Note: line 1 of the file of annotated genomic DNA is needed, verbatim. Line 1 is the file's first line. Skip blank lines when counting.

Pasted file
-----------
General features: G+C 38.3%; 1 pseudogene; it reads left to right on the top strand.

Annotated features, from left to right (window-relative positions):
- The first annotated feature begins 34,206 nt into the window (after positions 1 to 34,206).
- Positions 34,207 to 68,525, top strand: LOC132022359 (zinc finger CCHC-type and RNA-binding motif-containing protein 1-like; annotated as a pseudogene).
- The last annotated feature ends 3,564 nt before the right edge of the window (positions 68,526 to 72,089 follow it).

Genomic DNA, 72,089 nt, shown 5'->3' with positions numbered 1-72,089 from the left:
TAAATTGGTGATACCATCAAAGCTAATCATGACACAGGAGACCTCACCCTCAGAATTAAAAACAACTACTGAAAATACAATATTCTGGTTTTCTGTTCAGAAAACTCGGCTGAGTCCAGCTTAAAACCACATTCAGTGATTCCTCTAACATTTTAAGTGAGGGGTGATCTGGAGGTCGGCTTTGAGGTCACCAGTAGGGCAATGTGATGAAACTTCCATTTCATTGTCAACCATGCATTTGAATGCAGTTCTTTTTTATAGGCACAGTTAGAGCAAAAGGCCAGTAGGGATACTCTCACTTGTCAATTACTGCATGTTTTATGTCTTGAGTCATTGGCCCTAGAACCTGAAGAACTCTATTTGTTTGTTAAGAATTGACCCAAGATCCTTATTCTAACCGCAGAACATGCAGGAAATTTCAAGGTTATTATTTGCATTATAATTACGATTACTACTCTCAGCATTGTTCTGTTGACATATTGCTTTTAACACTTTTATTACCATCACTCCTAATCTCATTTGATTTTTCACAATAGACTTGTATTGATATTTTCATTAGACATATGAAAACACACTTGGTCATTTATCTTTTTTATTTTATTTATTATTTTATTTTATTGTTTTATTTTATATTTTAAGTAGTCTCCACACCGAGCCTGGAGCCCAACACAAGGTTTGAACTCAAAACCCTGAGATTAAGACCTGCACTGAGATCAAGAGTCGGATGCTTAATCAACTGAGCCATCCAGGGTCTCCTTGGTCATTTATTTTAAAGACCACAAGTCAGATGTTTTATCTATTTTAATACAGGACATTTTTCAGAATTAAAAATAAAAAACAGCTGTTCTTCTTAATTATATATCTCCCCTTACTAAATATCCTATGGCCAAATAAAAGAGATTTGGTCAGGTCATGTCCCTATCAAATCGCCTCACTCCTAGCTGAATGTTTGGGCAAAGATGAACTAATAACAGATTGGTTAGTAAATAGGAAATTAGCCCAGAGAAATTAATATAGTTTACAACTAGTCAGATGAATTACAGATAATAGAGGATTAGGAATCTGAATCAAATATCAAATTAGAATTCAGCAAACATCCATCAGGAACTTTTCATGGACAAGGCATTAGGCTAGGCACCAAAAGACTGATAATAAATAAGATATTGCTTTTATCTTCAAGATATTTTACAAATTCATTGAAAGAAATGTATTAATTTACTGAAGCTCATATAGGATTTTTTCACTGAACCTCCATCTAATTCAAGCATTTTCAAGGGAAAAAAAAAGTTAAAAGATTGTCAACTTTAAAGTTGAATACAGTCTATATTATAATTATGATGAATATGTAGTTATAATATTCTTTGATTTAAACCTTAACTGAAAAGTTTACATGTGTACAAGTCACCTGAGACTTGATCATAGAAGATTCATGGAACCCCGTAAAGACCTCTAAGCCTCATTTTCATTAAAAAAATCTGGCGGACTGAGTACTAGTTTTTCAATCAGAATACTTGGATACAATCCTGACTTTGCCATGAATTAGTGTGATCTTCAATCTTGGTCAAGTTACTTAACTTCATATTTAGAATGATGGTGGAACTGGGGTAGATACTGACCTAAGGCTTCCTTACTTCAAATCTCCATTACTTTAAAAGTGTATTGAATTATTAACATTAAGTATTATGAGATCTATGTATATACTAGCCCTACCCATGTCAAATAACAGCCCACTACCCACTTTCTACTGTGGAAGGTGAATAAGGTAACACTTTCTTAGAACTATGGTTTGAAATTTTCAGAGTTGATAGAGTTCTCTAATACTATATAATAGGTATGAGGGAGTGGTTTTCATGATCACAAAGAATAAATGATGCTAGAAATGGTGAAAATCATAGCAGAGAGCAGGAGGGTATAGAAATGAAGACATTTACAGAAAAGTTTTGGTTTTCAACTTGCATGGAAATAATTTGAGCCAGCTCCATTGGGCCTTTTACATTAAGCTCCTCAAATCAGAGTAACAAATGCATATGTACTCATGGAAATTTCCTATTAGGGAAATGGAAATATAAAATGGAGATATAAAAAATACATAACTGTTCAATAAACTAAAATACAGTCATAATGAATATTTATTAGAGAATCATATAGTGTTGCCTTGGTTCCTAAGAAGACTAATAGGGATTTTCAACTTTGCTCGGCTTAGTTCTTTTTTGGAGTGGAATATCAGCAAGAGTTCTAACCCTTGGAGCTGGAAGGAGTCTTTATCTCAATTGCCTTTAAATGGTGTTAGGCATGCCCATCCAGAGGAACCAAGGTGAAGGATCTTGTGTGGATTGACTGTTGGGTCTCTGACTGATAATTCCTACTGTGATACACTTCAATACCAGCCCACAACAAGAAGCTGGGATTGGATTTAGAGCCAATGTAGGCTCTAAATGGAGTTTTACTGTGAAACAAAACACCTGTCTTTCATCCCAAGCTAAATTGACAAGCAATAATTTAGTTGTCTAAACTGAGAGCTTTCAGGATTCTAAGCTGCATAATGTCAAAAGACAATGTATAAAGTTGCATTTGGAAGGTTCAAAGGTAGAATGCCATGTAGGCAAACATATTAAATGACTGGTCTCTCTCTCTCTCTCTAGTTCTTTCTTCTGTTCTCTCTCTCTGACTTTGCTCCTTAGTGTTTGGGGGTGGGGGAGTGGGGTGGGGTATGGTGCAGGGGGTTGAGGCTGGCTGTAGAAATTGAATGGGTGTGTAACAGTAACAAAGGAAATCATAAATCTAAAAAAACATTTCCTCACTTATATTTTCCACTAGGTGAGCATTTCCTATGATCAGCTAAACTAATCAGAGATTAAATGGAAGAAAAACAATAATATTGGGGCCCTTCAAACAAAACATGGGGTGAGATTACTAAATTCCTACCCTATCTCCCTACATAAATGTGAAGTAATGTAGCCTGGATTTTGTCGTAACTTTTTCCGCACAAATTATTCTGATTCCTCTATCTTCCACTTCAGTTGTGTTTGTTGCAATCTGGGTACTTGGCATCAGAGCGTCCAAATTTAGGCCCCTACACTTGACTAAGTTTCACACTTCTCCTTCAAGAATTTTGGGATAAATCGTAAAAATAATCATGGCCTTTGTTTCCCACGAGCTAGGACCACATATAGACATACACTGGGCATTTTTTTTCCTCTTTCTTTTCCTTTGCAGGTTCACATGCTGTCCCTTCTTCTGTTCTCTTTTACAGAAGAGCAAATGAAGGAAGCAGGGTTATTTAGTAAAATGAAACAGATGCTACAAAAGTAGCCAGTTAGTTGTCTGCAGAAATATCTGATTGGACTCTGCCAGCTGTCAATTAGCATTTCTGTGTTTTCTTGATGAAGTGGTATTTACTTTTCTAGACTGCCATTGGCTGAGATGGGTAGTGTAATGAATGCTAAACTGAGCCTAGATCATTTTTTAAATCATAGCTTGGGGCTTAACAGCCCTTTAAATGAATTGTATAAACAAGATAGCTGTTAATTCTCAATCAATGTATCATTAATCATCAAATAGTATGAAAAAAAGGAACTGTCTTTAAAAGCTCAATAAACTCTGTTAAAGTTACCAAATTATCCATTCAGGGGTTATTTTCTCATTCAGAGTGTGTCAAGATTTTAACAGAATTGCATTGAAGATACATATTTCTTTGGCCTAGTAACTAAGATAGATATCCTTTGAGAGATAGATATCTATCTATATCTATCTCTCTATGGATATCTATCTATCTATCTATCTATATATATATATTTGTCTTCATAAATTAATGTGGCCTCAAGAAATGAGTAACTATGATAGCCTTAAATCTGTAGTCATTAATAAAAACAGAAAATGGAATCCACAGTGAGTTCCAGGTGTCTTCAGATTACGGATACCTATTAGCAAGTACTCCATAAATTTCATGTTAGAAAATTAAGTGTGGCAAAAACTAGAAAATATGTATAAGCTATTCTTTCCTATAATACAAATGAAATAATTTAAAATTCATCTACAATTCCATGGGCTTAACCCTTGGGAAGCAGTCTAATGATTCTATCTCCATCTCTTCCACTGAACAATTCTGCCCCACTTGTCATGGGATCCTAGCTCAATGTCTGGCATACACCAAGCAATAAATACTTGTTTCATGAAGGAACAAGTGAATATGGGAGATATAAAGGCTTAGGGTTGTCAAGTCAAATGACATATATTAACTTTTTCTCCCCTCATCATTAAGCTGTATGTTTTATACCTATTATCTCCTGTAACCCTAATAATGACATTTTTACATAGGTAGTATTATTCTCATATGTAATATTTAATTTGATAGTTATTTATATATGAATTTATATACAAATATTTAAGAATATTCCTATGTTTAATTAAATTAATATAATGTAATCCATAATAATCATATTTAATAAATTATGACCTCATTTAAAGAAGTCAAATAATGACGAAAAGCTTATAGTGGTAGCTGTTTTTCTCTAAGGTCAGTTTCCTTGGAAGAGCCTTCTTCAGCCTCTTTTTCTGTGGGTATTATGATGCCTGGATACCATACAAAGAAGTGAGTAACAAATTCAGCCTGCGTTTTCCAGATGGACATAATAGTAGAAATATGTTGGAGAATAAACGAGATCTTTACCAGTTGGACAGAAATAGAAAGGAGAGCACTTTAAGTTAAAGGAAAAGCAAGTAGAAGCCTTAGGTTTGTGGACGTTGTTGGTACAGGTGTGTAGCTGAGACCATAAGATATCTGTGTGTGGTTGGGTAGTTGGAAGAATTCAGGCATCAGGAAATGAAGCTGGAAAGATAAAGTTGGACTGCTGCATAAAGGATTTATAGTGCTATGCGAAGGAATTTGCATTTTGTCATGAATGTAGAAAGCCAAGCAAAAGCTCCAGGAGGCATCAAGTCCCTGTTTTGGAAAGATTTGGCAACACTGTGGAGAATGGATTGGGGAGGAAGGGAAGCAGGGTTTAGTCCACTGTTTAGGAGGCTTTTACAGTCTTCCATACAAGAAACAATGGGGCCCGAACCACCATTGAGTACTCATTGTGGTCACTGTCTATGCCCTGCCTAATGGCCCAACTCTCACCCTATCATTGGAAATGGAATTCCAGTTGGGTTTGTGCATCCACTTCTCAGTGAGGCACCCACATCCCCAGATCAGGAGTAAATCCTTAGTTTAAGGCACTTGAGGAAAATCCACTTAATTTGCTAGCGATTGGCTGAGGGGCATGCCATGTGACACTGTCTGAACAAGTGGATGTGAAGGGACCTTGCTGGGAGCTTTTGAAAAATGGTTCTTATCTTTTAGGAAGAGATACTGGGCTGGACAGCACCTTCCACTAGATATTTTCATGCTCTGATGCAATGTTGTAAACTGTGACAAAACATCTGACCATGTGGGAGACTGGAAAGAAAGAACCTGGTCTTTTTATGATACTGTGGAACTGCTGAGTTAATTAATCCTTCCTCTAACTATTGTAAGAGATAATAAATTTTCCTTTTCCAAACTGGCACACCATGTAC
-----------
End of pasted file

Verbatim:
General features: G+C 38.3%; 1 pseudogene; it reads left to right on the top strand.